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Oklahoma High Schools Using 'Concussion Impact' Test To Evaluate Athletes

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Each player is required to take a "Concussion Impact" test. Each player is required to take a "Concussion Impact" test.
Players with head injuries must now be cleared by a medical professional before they play again. Players with head injuries must now be cleared by a medical professional before they play again.
"It's not a pass or fail, not an IQ test," Steve Friebus, an athletic trainer, said. "It's compared to no one but themselves." "It's not a pass or fail, not an IQ test," Steve Friebus, an athletic trainer, said. "It's compared to no one but themselves."

By Chris Wright, The News On 6

BIXBY, OK -- Beyond the heat, Oklahoma wants to make sure student-athletes aren't headed for trouble by cracking down on concussions.

Before Bixby football players return to the grid-iron for pre-season practice, they are spending some time in the classroom.

Each is required to take what's called a "Concussion Impact" test.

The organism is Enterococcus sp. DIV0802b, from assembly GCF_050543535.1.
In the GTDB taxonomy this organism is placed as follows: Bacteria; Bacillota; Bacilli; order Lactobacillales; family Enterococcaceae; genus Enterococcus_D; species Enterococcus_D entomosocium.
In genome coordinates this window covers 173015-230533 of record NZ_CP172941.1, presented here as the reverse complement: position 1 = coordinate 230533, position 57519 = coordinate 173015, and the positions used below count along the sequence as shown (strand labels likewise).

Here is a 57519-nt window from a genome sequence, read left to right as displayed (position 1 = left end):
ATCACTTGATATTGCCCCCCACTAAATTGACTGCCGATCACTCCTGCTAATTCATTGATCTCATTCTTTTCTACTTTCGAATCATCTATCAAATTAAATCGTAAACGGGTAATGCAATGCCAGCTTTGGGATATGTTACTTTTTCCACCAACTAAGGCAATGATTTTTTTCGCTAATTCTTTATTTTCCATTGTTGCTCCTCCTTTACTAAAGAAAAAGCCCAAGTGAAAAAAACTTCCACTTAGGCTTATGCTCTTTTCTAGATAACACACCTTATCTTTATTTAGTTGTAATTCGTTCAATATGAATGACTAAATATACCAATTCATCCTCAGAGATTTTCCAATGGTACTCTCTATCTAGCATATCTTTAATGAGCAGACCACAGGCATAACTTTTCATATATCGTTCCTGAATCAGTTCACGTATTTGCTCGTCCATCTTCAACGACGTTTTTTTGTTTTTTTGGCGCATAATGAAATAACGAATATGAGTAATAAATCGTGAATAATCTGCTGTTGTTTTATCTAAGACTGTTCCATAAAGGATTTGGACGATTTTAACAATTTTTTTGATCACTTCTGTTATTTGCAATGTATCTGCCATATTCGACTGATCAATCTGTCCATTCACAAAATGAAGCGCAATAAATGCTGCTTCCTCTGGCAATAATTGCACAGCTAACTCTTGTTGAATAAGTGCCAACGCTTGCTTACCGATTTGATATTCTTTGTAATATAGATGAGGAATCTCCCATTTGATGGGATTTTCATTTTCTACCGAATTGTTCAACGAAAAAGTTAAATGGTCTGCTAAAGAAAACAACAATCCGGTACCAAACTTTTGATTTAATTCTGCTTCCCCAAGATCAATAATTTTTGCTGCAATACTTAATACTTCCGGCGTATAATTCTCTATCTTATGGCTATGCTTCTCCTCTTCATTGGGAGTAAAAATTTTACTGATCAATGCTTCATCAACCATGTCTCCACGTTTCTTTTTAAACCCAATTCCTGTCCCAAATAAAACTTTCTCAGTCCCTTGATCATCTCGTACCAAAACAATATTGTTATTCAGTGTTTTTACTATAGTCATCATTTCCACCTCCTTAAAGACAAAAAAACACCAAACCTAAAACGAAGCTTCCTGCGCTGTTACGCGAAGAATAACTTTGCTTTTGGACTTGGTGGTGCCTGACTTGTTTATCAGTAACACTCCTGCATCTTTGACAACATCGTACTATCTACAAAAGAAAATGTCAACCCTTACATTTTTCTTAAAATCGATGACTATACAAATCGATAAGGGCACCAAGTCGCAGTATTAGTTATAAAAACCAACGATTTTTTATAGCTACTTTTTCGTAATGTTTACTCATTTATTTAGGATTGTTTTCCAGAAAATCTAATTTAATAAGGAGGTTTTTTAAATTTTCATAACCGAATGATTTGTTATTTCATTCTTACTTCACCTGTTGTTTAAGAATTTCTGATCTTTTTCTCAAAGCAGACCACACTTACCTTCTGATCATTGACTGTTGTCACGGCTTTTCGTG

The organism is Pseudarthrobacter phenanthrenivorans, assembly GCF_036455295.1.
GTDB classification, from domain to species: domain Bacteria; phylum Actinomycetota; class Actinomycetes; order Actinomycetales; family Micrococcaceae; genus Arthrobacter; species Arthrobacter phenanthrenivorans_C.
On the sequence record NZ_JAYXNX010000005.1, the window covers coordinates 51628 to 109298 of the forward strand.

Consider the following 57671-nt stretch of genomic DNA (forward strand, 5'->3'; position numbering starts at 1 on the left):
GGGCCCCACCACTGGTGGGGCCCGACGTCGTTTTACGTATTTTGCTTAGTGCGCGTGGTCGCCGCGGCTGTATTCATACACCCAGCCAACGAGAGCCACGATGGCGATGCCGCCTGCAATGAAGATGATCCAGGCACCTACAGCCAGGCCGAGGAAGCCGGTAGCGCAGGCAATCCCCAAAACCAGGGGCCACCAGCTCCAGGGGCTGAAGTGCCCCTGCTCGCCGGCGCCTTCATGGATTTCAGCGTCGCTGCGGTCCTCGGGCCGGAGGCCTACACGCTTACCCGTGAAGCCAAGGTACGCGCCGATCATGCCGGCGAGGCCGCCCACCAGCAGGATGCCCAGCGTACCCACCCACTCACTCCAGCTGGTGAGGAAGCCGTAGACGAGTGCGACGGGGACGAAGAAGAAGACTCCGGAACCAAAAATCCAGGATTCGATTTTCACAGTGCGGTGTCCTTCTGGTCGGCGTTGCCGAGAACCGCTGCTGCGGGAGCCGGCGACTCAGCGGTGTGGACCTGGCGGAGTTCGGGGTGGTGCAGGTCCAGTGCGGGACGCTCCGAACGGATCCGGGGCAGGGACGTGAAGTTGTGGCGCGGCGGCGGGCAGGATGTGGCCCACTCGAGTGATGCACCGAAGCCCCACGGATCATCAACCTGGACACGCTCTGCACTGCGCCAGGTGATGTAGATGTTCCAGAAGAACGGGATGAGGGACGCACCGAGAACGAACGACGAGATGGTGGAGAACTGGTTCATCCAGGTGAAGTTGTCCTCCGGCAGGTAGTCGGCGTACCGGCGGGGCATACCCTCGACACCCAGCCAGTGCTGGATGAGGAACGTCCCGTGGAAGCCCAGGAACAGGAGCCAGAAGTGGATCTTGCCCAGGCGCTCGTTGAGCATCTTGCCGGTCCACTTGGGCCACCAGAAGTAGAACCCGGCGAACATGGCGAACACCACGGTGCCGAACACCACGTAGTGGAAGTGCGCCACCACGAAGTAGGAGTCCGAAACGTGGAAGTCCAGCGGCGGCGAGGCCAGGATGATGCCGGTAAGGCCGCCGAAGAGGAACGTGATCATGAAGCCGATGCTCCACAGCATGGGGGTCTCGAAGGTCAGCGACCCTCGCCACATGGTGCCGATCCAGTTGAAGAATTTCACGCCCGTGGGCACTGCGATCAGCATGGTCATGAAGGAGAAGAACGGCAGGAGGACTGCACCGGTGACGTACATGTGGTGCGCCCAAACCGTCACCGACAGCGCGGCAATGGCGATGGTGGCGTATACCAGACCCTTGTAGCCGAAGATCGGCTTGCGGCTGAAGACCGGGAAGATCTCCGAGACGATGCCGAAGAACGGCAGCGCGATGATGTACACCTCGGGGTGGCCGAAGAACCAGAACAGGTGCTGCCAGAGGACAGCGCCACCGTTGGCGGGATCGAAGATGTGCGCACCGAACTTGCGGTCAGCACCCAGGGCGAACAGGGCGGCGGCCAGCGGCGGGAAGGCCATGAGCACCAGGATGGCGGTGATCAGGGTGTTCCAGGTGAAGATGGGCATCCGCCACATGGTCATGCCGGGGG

"It's not a pass or fail, not an IQ test," Steve Friebus, an athletic trainer, said. "It's compared to no one but themselves."

It's designed to test brain function and reaction time. If any player sustains a head injury during the season, in addition to a normal medical examination, he will have to take the test again.  If the results don't match up, the player won't be allowed to return to action.

Experts say diagnosing concussions is a notoriously inexact science, and the test is supposed to make the process more objective.

"Everyone who has a concussion is different. You have to treat the patient as an individual, and individualize the treatment plan," Troy Glasser, Bixby Team Doctor, said.

Each district must come up with a way to comply with the new concussion law. Players with head injuries must now be cleared by a medical professional before they play again. But how to enforce the law is up to each school.

Bixby believes the test is the best way to reduce the risk.

"You don't know who's going to sustain an injury and when," Friebus said. "We want to take care of everybody."

And Bixby hopes it takes the emotion out of a decision that can potentially have a long-lasting impact on a young athlete's life.

"We're not basing decisions on well it's the big game, we need to get them in there," Friebus said. "No, it's when they're ready. This is what we're looking for."

All Bixby athletes, not just football players, have to take the concussion test.

Jenks, Holland Hall and Tulsa Metro Christian Academy are also using the same system.

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